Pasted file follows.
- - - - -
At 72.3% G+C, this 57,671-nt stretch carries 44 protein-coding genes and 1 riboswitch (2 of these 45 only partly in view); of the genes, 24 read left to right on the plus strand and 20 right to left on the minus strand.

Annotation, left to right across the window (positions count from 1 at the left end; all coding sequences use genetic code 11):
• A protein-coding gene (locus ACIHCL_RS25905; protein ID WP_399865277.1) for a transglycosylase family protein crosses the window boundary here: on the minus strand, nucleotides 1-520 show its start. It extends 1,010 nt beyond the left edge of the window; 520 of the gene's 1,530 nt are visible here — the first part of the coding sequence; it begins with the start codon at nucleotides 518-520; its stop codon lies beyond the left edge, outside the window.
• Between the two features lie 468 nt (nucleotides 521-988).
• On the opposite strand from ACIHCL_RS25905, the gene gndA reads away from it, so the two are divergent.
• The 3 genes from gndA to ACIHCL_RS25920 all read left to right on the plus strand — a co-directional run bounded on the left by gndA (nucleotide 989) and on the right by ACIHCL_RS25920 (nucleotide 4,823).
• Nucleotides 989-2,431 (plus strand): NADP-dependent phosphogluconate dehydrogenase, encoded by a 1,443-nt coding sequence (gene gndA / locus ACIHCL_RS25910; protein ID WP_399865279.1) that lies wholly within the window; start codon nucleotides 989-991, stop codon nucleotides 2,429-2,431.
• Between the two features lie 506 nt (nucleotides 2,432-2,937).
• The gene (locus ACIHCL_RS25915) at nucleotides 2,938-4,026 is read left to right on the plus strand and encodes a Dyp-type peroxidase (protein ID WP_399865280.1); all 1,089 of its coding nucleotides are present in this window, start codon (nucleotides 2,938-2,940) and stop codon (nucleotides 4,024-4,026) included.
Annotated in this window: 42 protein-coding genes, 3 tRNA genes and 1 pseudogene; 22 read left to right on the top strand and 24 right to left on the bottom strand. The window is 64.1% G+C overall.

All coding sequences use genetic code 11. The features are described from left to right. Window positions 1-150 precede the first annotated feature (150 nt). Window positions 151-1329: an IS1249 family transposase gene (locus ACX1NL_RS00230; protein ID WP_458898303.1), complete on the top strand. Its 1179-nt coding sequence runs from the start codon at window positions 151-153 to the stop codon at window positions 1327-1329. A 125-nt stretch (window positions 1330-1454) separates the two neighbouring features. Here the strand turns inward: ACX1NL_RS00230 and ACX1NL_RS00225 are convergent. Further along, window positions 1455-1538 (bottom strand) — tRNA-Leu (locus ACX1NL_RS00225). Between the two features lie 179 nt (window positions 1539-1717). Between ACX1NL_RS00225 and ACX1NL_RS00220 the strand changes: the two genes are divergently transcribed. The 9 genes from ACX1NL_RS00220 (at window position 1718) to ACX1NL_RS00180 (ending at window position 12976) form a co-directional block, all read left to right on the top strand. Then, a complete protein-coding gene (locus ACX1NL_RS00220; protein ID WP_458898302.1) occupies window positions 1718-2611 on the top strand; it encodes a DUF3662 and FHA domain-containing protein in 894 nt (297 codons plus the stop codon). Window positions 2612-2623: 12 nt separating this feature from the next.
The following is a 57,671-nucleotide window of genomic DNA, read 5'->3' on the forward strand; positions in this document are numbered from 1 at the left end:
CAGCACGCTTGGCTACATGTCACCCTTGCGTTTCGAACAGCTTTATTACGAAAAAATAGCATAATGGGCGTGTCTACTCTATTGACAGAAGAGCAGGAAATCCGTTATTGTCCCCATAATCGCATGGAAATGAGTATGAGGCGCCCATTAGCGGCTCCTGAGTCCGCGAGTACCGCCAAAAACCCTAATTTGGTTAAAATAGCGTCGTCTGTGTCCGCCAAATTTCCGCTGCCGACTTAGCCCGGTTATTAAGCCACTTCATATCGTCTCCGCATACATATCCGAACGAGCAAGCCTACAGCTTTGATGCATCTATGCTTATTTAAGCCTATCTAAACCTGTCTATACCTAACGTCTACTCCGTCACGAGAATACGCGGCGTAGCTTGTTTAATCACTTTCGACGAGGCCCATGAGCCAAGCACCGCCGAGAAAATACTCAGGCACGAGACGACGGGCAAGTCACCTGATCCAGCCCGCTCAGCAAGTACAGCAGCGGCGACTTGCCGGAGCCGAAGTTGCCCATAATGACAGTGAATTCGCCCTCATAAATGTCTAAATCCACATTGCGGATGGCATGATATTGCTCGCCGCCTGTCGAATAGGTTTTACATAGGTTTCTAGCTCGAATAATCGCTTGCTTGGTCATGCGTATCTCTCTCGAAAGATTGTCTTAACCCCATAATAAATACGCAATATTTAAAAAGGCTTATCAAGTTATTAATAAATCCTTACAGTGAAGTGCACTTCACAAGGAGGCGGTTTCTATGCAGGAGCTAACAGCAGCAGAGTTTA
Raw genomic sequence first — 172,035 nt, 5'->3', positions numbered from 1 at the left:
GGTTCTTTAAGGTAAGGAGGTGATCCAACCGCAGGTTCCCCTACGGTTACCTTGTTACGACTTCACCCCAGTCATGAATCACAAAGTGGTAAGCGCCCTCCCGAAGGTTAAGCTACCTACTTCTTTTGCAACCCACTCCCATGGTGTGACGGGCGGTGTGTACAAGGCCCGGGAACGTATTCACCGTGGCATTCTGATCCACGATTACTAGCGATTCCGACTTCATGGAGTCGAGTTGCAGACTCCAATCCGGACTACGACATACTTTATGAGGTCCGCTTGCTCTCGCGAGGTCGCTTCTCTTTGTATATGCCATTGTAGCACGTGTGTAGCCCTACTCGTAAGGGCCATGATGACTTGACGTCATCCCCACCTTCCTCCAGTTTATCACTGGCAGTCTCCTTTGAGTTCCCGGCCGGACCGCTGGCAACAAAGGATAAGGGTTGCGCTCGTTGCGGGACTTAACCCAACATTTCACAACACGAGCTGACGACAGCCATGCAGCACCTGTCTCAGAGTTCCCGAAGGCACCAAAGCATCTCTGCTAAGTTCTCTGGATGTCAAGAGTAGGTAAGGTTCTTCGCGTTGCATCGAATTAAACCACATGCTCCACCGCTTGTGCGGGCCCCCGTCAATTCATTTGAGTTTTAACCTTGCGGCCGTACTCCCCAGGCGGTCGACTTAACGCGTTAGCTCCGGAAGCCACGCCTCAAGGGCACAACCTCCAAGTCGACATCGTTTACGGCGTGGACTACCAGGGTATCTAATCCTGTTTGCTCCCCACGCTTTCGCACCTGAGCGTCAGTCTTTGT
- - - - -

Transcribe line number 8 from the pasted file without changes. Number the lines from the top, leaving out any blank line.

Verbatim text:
• Between the two features lie 506 nt (nucleotides 2,432-2,937).